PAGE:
Tuesday, August 18, 2009

The League's Guide to Starting High School

In the coming weeks, more than ten teenagers across our nation will be setting their foot onto a high school campus for the first time as freshmen.

My own freshmen year was an odd one, as our Freshman class (class of '93) was bused to a campus which had been built when projections indicated a school would be required in that area, but did not take a recession into account. Westwood was too large for all of us, so some of us wound up at The Freshman Annex (aka: McNeil High School).

My sophomore year I moved to Spring, where I had to, basically, start high school all over again.

So here are my tips:

1) I don't know what sexed-up, drugged-up high school the folks go to who write teenage dramas for the CW, but TV and movies are a complete fabrication. Do not expect for life to become glamorous and sexy.

Don't worry. The lack of perspective and tendency to romanticize your own life of the average high schooler will make it all seem a lot more glamorous and sexy than it actually is.

2) Get good grades. You may think you're the next Fifty Cent, but you're much more likely to be the next Ned Irwin, Middle Manager.

3) Join a club or find an activity for godsake.

4) Ask "why?" constantly.

5) Don't take classes because they'll be a blowoff. Save that for college.

6) Your friends are idiots.

7) Get your driver's permit as soon as you are legally able. Same with your driver's license.

8) Don't loan your car out.

9) Don't slide across the hood of your car like the Duke Boys. It will put a huge dent in the hood of your '83 Honda Accord which you will have to hammer out before The Admiral notices its there.

10) Find girls who are funny.

11) Have at least two friends who make you look good to your parents by comparison.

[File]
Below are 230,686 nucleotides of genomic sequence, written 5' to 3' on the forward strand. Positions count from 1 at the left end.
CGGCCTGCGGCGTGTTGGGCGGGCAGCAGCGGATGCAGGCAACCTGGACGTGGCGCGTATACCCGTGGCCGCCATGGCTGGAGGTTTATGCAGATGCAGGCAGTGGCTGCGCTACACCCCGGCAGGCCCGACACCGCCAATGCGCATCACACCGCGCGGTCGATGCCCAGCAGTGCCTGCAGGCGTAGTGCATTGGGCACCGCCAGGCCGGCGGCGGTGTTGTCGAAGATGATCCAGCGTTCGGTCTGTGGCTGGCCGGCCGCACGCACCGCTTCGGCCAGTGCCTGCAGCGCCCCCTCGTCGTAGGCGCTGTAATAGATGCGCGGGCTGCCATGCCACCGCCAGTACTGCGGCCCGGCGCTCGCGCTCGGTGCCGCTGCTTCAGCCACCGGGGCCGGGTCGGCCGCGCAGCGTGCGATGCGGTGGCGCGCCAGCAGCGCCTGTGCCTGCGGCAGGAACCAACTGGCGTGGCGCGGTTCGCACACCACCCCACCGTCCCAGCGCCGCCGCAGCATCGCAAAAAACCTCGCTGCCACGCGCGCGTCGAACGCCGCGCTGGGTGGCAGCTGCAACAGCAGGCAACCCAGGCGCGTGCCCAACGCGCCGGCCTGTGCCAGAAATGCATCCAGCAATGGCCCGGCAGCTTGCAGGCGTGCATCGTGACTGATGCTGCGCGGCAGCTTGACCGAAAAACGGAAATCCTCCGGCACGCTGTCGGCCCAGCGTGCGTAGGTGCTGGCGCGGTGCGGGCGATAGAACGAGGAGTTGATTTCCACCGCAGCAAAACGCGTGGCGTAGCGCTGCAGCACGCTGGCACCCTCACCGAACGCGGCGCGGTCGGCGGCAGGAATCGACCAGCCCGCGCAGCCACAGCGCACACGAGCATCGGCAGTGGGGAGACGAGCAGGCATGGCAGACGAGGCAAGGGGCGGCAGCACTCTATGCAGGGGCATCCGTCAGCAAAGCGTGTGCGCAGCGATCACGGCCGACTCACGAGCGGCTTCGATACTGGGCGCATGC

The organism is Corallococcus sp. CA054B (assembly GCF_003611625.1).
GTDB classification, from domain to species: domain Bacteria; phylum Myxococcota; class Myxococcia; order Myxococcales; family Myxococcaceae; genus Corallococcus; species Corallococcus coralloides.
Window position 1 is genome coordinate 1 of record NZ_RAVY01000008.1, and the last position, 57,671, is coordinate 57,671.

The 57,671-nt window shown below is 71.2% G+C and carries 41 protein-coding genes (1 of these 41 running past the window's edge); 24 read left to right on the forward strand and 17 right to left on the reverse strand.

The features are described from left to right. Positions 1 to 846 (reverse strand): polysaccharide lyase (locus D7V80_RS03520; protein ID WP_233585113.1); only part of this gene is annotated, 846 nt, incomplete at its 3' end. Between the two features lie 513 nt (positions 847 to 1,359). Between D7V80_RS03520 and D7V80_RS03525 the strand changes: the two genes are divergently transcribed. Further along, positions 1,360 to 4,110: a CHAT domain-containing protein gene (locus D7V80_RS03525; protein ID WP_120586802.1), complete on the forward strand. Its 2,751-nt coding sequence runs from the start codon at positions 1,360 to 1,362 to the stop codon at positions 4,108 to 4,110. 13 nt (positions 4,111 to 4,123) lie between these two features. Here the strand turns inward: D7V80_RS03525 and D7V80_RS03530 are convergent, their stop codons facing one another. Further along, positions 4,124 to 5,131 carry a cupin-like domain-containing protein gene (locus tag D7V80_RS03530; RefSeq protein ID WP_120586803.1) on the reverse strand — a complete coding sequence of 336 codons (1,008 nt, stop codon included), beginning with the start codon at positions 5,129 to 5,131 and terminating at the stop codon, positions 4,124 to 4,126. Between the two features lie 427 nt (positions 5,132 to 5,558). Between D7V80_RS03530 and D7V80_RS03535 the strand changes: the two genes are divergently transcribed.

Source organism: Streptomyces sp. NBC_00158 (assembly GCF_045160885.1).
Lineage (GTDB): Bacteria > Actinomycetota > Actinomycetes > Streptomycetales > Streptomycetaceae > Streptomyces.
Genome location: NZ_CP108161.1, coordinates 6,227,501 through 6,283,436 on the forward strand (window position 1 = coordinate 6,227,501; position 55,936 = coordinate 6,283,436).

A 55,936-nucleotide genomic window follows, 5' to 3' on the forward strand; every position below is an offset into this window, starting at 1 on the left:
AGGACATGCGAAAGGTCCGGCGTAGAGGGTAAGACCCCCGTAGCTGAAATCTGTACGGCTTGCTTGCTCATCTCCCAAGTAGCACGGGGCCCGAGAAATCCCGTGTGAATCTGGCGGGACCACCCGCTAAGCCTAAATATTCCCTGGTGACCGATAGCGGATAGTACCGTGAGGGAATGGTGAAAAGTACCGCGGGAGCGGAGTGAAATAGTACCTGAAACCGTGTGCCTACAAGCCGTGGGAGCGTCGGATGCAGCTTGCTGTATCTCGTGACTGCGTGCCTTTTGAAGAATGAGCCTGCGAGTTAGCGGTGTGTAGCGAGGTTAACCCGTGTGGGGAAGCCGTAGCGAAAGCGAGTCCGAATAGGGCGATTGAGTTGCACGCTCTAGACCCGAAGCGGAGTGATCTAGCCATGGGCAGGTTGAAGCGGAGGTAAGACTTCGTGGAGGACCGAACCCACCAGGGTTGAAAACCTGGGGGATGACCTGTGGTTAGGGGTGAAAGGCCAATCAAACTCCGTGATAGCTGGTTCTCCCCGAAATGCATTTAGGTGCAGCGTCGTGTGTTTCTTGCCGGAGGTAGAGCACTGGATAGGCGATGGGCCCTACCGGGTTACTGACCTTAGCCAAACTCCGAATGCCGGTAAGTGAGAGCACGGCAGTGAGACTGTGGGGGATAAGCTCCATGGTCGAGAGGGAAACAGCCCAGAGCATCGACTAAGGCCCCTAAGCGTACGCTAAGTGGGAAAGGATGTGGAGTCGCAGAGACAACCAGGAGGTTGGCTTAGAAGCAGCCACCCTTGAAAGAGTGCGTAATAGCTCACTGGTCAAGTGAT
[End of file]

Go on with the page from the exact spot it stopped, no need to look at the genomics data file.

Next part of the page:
12) Have a few more who are more impressive than you, so they don't start worrying about you.

13) Go to shows as soon as you are able.

14) Stay friends with the kids who tell you they spent the weekend in jail, but reduce your "hangout time" with those kids.

15) Don't let small kids get picked on.

16) Call racist kids names and make fun of their families.

17) Never, ever make fun of truck drivers. Because both times you do, you will find out that you're making an American Truck Driving School joke to the child of a truck driver. Also, our economy would be crippled without the noble trucker.

18) Know how football and basketball work (baseball is optional).

19) Read books that you hear you aren't supposed to read.

20) Be nice to your mother.

21) Try not to embarrass The Old Man.

22) Chew gum.

23) You are not the first person to discover The Beatles, Jimi, The Who, whatever... but rock that shit.

24) Become an expert at figuring out the shelf-life of bands and popular music.

25) Keep a change of clothes handy.

26) Always keep $15 in cash. This is not to be spent unless absolutely necessary.

27) Know too much about one or two serial killers.

28) Know when to shut up and listen.

29) Be ready to walk away from friends.

30) Know that your friends will let you down.

31) Be ready to make friends your old friends don't like.

32) Watch movies from before the year you were born.

33) After 10:00 PM, it's a cliche, but Denny's is a perfectly acceptable destination.

33) Learn to drink coffee.

34) Figure out what food you can eat from a gas station.

35) Go to museums, free plays and concerts.

36) Take lots of pictures. Try to use film.

37) Think long and hard before deciding you're going to want to be seen as "an iconoclast"